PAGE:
Together with WPD, Kiwi Power implemented a grid management program – Flexible Power – which utilises distributed energy resources to alleviate local grid congestion and constraints and better manage maintenance outages.
One of the UK’s largest distribution network operators (DNOs), Western Power Distribution (WPD), is responsible for delivering electricity to approximately 26 million people across 7.9 million homes and businesses in the Midlands, the South West and Wales. Its network consists of over 225,000km of lines and cables and 296,000 pieces of switchgear, covering an area of 55,3000km2.
As more customers look to a lower carbon future and invest more in electricity generation, an increasing number of distributed energy resources (DERs), such as solar photovoltaic panels and wind farms, are being connected to distribution networks. This growth is putting an increased strain on DNOs’ networks, with an increase in demand, generation and storage requirements, all of which requires them to become smarter, more active, and more flexible.
An increase in the number of requests for DER connections on WPD’s network meant it needed to find ways of managing the accompanying additional constraints, as well as better managing outages and network recovery.
The traditional approach to addressing such constraints is for DNOs to reinforce their network. However, the EU Clean Energy Package mandates that all DNOs should consider flexibility services first. In line with this, UK industry bodies, including the Energy Networks Association (ENA), urged Ofgem to incorporate a “flexibility first” approach in its RIIO-2 price controls regime, on which it consulted in 2018.
In common with the overall market, the company ran a series of increasingly larger procurement rounds for flexibility services. But with different contracts, payment terms, and procurement terms for every programme, linking to flexibility markets proved challenging.
In an effort to address the challenges they faced, WPD decided to build its own flexibility programme that would allow them to procure the right amount of flexibility when and where it was needed.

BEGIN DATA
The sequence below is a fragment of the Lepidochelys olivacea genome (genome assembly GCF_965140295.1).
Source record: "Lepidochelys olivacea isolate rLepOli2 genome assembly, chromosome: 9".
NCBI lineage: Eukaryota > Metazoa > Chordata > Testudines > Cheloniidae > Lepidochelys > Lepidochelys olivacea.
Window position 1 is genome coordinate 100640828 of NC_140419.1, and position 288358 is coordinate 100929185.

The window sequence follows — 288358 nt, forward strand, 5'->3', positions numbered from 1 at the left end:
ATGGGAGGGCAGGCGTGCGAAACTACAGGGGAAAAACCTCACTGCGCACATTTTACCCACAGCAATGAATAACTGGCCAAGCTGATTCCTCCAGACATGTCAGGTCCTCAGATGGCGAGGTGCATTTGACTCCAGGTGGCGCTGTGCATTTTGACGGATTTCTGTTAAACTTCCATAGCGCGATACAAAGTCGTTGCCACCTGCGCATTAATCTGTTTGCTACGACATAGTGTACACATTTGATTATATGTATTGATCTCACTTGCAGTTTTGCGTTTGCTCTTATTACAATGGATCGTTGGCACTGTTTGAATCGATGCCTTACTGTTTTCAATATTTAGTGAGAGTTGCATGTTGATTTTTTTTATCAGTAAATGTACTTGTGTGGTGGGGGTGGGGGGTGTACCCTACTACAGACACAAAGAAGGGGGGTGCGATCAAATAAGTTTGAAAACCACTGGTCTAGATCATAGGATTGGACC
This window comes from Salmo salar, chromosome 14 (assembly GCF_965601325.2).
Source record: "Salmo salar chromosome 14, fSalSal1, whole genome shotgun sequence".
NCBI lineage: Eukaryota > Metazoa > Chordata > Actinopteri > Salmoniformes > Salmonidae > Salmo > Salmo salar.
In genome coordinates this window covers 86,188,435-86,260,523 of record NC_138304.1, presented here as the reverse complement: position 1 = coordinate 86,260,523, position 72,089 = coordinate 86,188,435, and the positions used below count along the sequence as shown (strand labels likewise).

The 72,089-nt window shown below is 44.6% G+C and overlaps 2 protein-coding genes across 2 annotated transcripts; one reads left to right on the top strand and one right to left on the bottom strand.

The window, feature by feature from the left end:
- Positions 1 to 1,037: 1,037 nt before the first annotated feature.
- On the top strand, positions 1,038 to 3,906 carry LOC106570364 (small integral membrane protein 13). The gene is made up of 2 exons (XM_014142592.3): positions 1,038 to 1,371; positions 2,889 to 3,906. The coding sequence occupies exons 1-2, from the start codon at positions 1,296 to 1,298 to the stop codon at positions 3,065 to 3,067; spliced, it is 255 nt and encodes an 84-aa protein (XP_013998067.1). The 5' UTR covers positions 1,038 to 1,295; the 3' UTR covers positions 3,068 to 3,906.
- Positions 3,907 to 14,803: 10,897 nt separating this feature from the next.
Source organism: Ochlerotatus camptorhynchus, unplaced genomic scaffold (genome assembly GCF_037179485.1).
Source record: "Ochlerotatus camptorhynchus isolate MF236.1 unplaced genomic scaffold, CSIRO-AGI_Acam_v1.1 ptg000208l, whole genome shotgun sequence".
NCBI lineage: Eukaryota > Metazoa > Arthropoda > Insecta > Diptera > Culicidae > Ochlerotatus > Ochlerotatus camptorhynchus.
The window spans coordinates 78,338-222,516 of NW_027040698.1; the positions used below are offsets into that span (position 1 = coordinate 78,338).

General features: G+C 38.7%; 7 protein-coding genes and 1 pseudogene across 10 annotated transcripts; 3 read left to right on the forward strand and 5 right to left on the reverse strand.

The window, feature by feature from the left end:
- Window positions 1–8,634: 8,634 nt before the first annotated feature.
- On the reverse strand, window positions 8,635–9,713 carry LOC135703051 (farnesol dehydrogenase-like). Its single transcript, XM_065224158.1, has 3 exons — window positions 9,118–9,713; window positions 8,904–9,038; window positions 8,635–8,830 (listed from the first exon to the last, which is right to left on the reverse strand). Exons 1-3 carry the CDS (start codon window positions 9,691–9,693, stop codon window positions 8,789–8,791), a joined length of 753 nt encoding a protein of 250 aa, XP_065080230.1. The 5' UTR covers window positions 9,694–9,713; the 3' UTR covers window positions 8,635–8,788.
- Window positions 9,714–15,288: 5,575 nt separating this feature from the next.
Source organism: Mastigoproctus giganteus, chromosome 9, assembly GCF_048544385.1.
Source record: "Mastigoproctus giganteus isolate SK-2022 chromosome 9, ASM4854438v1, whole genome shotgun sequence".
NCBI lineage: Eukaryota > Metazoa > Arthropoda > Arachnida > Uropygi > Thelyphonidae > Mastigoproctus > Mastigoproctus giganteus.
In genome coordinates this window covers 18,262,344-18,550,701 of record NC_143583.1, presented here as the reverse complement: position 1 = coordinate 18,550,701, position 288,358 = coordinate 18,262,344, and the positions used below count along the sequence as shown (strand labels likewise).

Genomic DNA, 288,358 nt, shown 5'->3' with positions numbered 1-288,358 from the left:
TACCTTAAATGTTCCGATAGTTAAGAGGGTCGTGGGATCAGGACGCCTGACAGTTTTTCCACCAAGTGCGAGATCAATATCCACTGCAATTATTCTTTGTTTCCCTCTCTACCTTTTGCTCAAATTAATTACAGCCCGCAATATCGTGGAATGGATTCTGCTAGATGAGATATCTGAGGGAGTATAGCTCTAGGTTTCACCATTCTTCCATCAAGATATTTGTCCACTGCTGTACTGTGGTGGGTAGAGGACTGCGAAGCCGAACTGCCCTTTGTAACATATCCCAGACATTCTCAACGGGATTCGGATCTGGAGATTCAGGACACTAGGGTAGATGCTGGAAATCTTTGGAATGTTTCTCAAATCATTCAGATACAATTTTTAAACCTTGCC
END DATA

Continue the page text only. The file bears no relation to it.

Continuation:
In 2017, WPD launched Flexible Power, a customer-facing portal for the procurement and operation of flexibility services from businesses with the potential to shift demand away from peak periods or the ability to switch their consumption to on-site generation. Once contracted, providers are given access to the Flexible Power Portal where they are able to declare their flexible assets’ availability, receive dispatch signals, and view performance and settlement reports.
Having worked with Kiwi on an innovation project in the past, WPD was aware of the company’s more than ten years’ experience as an operator, asset manager, and battery energy storage developer, its work with DNOs and its technological capabilities, and therefore felt confident in selecting them to create the platform software.
A combination of Kiwi’s expertise and the ability of its technology team to adapt the solution to meet WDP’s needs made it the ideal partner with which to develop Flexible Power as a platform that fits perfectly into the standardisation approach the UK is now leading on.
WPD’s innovation has been a success. A map on the Flexible Power site shows 54 local grid zones for which WPD requests flexibility services – and this number is growing. As of October 2020, it had contracted flexibility totalling 439MW. The company has started signposting, too, showing customers where future requirements will lie, and thereby assuring a greater sense of certainty.
But it doesn’t stop there. Also in October 2020, it was announced that three new DNOs were to join the programme. SP Energy Networks, Scottish and Southern Electricity Networks, and Northern Powergrid will shortly add their own zones as they collaborate with WPD and each other to signpost and operate all of their flexibility requirements.
For the first time ever, flexibility providers will be able to view flexibility locations, requirement data, procurement notices and documentation published by all four DNOs on a single, joint website. The DNOs intend to work in partnership to further develop the Flexible Power brand and develop the portal functionality to enable interface capability with other flexibility platforms so wider market participation options can increasingly be made available to providers.
Graham Halladay, Western Power Distribution’s Operations Director, describes this as “a huge step forward towards convergence within distribution system operations and should simplify the journey for flexibility service providers.” He adds that he hopes to “see the increased coverage of regions using Flexible Power open up many more opportunities to our existing providers.”
For more information, visit www.flexiblepower.co.uk